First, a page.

Collaboration Works To Improve Variable Renewable Energy Modeling
January 10, 2019
Structures and algorithms for national-scale power system planning and dispatch models rely on numerous simplifications thanks to their broad scope: country-wide coverage, investment and operational considerations, and long-term (e.g., 2050) horizons. Things become complicated when considering the treatment of variable renewable energy (VRE), such as wind and solar, in these models, as this requires capturing the system-wide impacts of local resources and the effects of variable and uncertain output.
A group of NREL researchers from the Regional Energy Deployment System modeling team—including Trieu Mai, Wesley Cole, Yinong Sun, and Bethany Frew—recently collaborated with expert modelers from the U.S. Energy Information Administration, the U.S. Environmental Protection Agency, and the Electric Power Research Institute to improve the treatment of VRE in the flagship planning models used by these research organizations.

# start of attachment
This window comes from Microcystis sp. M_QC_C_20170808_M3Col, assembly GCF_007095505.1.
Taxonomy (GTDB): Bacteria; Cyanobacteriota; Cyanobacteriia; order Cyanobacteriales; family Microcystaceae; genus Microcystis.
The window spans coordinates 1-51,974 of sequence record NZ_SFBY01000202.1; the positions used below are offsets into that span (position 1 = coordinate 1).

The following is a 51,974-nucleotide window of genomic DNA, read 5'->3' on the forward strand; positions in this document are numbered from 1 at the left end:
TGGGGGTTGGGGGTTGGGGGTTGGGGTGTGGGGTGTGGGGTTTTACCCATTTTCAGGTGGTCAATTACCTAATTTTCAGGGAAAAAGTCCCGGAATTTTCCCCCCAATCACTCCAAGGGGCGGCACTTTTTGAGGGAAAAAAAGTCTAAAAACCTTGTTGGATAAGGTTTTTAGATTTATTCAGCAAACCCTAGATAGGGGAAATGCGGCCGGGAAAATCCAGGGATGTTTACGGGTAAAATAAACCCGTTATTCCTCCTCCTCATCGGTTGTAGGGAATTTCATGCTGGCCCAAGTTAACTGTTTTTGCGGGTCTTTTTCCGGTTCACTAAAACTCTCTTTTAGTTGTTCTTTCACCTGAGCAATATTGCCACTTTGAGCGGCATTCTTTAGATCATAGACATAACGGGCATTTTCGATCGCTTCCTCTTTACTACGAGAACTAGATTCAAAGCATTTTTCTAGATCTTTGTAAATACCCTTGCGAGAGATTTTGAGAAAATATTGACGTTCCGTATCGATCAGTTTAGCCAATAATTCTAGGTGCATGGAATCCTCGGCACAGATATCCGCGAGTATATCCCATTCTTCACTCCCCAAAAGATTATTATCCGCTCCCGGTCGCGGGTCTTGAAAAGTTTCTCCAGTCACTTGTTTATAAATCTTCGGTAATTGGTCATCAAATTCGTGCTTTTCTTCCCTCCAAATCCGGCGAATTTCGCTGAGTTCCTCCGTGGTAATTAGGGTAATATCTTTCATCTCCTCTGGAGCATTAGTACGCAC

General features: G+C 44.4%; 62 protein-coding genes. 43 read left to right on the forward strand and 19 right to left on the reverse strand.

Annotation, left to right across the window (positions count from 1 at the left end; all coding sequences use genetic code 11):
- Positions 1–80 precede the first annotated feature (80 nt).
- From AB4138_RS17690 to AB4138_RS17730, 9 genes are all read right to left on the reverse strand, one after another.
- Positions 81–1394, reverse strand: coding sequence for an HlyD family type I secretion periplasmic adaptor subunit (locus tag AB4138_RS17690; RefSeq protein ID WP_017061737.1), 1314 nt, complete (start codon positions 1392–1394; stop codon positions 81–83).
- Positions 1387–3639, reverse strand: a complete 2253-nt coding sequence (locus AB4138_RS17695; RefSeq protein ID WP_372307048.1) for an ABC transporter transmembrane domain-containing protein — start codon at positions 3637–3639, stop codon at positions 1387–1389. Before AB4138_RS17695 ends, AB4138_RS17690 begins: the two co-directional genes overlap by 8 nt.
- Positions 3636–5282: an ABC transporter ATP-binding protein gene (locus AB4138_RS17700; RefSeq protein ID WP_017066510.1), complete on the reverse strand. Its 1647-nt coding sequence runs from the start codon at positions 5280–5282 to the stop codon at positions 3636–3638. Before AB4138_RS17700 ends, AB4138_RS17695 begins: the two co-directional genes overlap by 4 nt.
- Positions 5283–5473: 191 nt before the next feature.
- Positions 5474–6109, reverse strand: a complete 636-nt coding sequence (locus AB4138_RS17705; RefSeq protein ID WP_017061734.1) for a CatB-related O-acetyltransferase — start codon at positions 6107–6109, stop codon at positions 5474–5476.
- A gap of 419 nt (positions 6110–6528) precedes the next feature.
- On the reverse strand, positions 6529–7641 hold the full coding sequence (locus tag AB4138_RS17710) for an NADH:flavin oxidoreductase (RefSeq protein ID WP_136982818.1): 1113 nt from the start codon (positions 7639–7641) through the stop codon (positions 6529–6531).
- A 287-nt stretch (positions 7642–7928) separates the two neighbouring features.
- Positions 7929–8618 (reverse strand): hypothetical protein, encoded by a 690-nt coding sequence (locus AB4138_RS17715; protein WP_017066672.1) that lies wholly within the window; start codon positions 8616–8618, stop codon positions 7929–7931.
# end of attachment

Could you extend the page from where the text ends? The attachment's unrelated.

So far, this collaboration has resulted in two reports. The first report, led by Wesley Cole, details how four models from the collaborating organizations treat different aspects of VREs, the numerous experiments that were conducted, the improvements that have been made, and a blueprint to enable further advancements of the models.
"This report is a great reference into the inner working of these long-term models," said Cole.
A second report, published in the journal Energy Economics and led by Trieu Mai, compares scenario outcomes from the NREL, the Energy Information Administration, and the Electric Power Research Institute teams to evaluate the relative importance of input assumptions and model structures. For example, research shows how all models find increasing VRE shares over time under business-as-usual conditions, but the extent of growth varies considerably among models. This variation occurs even when key input data (such as technology costs and fuel prices) are harmonized—suggesting that both inputs and the models themselves can significantly influence outcomes. The team also analyzed "High VRE" and "Low-Carbon" scenarios.
"Collaborative research like this not only helps us improve the accuracy and usefulness of our models, but also enables us to share our methods and expertise with the broader modeling community," Mai said.